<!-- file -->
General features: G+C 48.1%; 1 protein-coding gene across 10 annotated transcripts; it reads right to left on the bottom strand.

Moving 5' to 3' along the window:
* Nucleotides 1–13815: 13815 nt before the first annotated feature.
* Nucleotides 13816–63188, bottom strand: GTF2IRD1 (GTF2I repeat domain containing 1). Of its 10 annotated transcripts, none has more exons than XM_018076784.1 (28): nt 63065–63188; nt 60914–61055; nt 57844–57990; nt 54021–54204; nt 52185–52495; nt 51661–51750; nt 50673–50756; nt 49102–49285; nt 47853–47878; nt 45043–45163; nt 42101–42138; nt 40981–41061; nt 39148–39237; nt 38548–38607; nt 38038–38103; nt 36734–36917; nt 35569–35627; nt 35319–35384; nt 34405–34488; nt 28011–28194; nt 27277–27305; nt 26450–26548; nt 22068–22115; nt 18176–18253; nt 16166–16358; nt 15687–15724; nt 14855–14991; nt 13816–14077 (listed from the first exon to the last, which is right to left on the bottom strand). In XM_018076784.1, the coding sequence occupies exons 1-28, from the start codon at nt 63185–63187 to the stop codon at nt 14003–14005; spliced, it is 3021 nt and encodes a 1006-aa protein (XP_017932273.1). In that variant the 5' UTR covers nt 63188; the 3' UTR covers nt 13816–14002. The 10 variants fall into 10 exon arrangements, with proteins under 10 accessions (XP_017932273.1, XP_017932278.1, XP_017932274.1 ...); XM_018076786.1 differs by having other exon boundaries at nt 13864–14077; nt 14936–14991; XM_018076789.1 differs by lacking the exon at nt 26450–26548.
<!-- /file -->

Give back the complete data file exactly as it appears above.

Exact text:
General features: G+C 48.1%; 1 protein-coding gene across 10 annotated transcripts; it reads right to left on the bottom strand.

Moving 5' to 3' along the window:
* Nucleotides 1–13815: 13815 nt before the first annotated feature.
* Nucleotides 13816–63188, bottom strand: GTF2IRD1 (GTF2I repeat domain containing 1). Of its 10 annotated transcripts, none has more exons than XM_018076784.1 (28): nt 63065–63188; nt 60914–61055; nt 57844–57990; nt 54021–54204; nt 52185–52495; nt 51661–51750; nt 50673–50756; nt 49102–49285; nt 47853–47878; nt 45043–45163; nt 42101–42138; nt 40981–41061; nt 39148–39237; nt 38548–38607; nt 38038–38103; nt 36734–36917; nt 35569–35627; nt 35319–35384; nt 34405–34488; nt 28011–28194; nt 27277–27305; nt 26450–26548; nt 22068–22115; nt 18176–18253; nt 16166–16358; nt 15687–15724; nt 14855–14991; nt 13816–14077 (listed from the first exon to the last, which is right to left on the bottom strand). In XM_018076784.1, the coding sequence occupies exons 1-28, from the start codon at nt 63185–63187 to the stop codon at nt 14003–14005; spliced, it is 3021 nt and encodes a 1006-aa protein (XP_017932273.1). In that variant the 5' UTR covers nt 63188; the 3' UTR covers nt 13816–14002. The 10 variants fall into 10 exon arrangements, with proteins under 10 accessions (XP_017932273.1, XP_017932278.1, XP_017932274.1 ...); XM_018076786.1 differs by having other exon boundaries at nt 13864–14077; nt 14936–14991; XM_018076789.1 differs by lacking the exon at nt 26450–26548.